Top 3 Takeaways from the “Security Metrics: How are you Measuring Up?” Webcast

Blog Post created by kelly_garofalo Employee on Jul 2, 2015

After a year of highly publicized cyber-attacks, many organizations have placed new or heightened emphasis on their security programs and investments. But how can you tell if you're getting a return on those investments or making any progress if you don't know where you stand today or where you plan to go? In the webcast, “Security Metrics: How are you Measuring Up?”, Maranda Cigna, Manager of Strategic Services at Rapid7, details some best practice recommendations for how to meaningfully measure and share your security program’s progress, while ensuring it resonates with management. Read on to learn the top 3 takeaways from this informative webcast:


1. Tie to the Business Goals! – The best thing you can do to ensure your metrics have an impact is make sure they’re relevant to the business. Reporting on the rising and falling number of vulnerabilities you may see is relatively meaningless. Rather than providing enterprise wide company goals based on your security findings, divide by business lines and the teams responsible. If you link your metrics to business goals and teams, this will allow numbers and measurements to resonate with company leaders and management and help to highlight which teams struggle with remediation so you know where to focus efforts towards improvement. You’ll need a clear call to action for various teams to drive performance improvement and progress overall. Measures that communicate program successes and failures are critical to building a mature and well understood program that has a positive impact on the business.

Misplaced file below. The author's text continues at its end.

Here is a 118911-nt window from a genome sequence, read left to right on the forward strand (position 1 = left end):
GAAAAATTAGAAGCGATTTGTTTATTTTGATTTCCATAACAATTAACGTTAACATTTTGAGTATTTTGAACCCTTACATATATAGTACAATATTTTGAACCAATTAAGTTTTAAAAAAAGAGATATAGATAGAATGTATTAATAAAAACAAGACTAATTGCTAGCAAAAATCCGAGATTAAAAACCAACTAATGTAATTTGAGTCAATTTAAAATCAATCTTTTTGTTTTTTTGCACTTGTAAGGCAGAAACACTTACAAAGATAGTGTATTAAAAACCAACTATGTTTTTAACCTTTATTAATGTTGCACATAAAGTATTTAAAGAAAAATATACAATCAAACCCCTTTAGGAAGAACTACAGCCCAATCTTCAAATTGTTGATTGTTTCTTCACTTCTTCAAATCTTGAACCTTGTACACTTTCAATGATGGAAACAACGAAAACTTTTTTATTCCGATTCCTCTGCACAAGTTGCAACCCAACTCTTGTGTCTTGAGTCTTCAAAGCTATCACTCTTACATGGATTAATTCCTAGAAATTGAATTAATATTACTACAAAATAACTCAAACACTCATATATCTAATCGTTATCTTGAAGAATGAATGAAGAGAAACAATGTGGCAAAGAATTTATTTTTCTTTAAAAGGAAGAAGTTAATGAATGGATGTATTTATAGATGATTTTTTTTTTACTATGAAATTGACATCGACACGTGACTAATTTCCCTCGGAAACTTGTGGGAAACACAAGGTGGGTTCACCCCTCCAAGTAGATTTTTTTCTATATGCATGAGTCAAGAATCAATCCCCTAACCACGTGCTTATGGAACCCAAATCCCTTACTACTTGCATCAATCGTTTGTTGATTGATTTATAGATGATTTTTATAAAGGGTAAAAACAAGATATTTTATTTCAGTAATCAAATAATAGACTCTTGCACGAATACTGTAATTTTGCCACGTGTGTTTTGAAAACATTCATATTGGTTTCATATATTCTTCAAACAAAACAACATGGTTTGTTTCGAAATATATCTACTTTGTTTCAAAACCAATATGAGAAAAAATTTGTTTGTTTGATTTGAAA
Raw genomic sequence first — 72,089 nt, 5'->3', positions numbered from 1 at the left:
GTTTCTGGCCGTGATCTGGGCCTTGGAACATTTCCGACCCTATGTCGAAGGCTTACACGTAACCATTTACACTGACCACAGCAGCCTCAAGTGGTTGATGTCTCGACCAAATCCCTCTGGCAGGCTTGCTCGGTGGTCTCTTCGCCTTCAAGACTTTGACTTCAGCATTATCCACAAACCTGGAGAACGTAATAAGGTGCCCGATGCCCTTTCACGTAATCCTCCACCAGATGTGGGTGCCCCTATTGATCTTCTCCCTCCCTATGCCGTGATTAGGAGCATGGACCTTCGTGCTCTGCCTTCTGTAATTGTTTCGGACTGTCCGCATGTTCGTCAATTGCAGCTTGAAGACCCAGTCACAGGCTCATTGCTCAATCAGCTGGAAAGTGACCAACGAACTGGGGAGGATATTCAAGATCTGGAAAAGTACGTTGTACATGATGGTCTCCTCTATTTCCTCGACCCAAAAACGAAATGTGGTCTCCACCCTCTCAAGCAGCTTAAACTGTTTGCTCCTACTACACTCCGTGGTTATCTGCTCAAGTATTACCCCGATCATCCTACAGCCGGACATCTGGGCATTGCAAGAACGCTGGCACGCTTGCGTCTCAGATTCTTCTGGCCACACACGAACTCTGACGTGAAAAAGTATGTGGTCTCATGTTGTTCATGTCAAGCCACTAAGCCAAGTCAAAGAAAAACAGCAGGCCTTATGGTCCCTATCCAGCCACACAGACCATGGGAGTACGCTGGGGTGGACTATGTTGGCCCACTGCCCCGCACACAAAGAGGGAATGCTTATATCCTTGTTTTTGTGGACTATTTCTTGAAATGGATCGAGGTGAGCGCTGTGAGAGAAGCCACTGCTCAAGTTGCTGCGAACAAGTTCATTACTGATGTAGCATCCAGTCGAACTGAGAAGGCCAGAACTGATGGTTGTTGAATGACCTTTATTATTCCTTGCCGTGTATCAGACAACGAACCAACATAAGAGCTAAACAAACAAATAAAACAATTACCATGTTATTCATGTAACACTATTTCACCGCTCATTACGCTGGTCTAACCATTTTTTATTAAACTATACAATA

2. Make Metrics Quantifiable and Objective – The metrics you report should be a quantifiable number or percentage. Using objective measurements will make it much easier to observe and display trending. If you’re measuring regularly and providing metrics consistently, you’ll be able to see monthly/quarterly/yearly trends and get visibility into whether or not decisions that have been made and controls that have been implemented are working and paying off. When you can show objective data to support your goals and give visibility into your accomplishments, teams become more committed to improvement and tend to be more diligent and willing to make adjustments. Quantify effectiveness and present it in an easy to digest manner, and your program will be better understood. It will become easier to get more people, processes, technology, support, and budget involved, and management can celebrate your success.


3. Communicate with leadership meaningfully and regularly – Metrics are only helpful if created consistently. Repeatable processes should be performed, preferably through automation, and measured. The process that feeds you the data needs to be stable, otherwise you’ll be running down rabbit holes trying to account for fluctuations and changes. Report to leadership regularly and on a consistent schedule, ideally in person, so you can make sure your message lands. Know which metrics to highlight for various aspects of the business – ie. Need to demonstrate compliance? Share metrics like the length of time to implement security patches, and a reduction in audit findings (whether done internally or externally). Be able to demonstrate where you have issues and need support. Good metrics can help bridge the communication gap with executive management by facilitating conversations that tell a story leadership can understand and use to make informed decisions, react to issues, and help remove road blocks.


Watch the full webinar on-demand to go in-depth on security metrics best practices and what to do to make sure your findings resonate with management.